Greg Abbott Unveils Crime-Fighting Plan: 'Time to Move Beyond' Wendy Davis
While the wheels of the Wendy Davis campaign continue to spin in place, her likely Republican opponent, Texas Attorney General Greg Abbott, unveiled his new anti-crime program targeting sexual predators, child pornographers, and those who engage in human trafficking.
The "Securing Texans" event – set at the headquarters of New Friends, New Life, a group that helps the victims of abuse and sex trafficking build new lives – focused on the criminal issues that threaten the most vulnerable in society: children, the victims of domestic abuse, and those forced into sex slavery.
Abbott noted that, during his tenure as Attorney General, he had "quadrupled the [number] of peace officers... I have taken horrific child pornographers off the streets of Texas." Crimes by sex offenders in particular "stiffen my spine," he noted, and promised to ensure a more fail-proof sex offender registry and that his administration would take a harder line on keeping repeat offenders behind bars.
Abbott did not only discuss the criminals, however. His two-fold plan also included new programs to help the victims of sexual predators and human traffickers. "Until we end this scourge," he declared, "we must do all we can to help the youngest victims." He also noted that a recurring issue was how many sex offenders go free after serving an insufficient sentence and do not register with their new communities. "Over half of the ten most wanted" sex offenders, he noted, are missing because they failed to register as sex offenders.
The press conference tackled a number of very personal and dangerous issues, from prosecuting those who engage in posting "revenge porn" online to keeping borders secure from Mexican drug cartels. To the latter point, Abbott noted that illegal immigration is a key problem in the state, and that he proposed an "e-verify" system adopted by the state to "ensure state paychecks written with your tax dollars go only to those eligible to work in the United States."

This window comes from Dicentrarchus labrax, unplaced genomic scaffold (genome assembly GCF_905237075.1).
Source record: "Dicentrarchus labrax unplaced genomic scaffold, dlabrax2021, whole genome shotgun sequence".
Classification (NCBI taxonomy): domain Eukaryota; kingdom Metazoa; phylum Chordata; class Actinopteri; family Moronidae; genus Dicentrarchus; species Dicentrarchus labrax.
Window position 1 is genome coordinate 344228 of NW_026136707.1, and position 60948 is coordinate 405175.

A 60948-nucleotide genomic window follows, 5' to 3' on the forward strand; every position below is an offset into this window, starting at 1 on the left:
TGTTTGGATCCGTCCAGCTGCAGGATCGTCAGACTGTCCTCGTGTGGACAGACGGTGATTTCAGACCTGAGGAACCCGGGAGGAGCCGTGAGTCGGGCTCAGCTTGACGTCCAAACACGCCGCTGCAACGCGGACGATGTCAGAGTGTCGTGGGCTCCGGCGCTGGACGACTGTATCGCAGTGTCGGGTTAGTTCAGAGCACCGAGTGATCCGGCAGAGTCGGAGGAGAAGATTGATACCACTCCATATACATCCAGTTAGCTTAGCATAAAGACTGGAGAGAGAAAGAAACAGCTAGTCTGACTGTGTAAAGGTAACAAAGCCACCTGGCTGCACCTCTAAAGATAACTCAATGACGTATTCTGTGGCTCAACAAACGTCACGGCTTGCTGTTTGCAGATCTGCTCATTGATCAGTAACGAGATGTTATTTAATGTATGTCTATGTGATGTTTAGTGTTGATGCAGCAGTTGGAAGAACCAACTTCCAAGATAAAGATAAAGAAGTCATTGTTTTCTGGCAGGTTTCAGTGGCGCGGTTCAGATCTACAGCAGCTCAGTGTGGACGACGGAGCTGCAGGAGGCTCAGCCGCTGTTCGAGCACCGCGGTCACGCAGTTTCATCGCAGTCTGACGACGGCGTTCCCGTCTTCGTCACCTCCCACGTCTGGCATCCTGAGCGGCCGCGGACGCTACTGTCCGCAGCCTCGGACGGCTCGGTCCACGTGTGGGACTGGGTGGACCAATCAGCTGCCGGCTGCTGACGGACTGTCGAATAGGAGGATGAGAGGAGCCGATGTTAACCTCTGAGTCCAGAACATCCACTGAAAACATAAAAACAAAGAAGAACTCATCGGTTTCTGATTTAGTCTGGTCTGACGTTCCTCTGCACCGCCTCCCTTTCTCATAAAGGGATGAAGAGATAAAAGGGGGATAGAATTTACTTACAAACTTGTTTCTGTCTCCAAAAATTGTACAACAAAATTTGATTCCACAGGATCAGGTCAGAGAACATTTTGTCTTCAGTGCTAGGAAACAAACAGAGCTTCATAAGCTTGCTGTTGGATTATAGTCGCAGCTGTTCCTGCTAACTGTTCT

Given the variety of programs proposed, the questions Abbott fielded had much to do with how to implement them. Abbott promised that the new programs would not come out of new tax funding. "The Abbott administration will have no tax increases whatsoever," Abbott insisted.
Abbott also answered a question about the fledgling Davis campaign and its allegation that Abbott's campaign had planted the story that revealed much of Davis's life story to be embellished or outright false. Abbott denied that he had anything to do with it. "You know Wayne [Slater, the Dallas Morning News reporter who broke the story], you know what Wayne said... he did this on his own without any contact with my office." Slater, a longtime reporter for the publication, holds well known liberal views and is a frequent guest on MSNBC.
Abbott concluded that he had no interest in further talking about Davis's life. "It's time to move beyond all this," he asserted, noting that rather than discuss his opposition, he would rather spend his time "focusing on the issues that matter to most Texans."
While the Davis campaign continues to stumble and has yet to campaign strongly on any particular policy issue, Abbott faces an uphill battle with name recognition: the more Wendy Davis gets her name in the news – even negatively – the more voters will recognize her on the ballot. Abbott appears fully engaged with this challenge, and in his speech today demonstrated his strategy to win Texans over will be to talk about what he will do as governor, and not, like his opponent, what he may or may not have done as a youth.
Abbott's press conference was broadcast live via the Texas Tribune. Watch it below: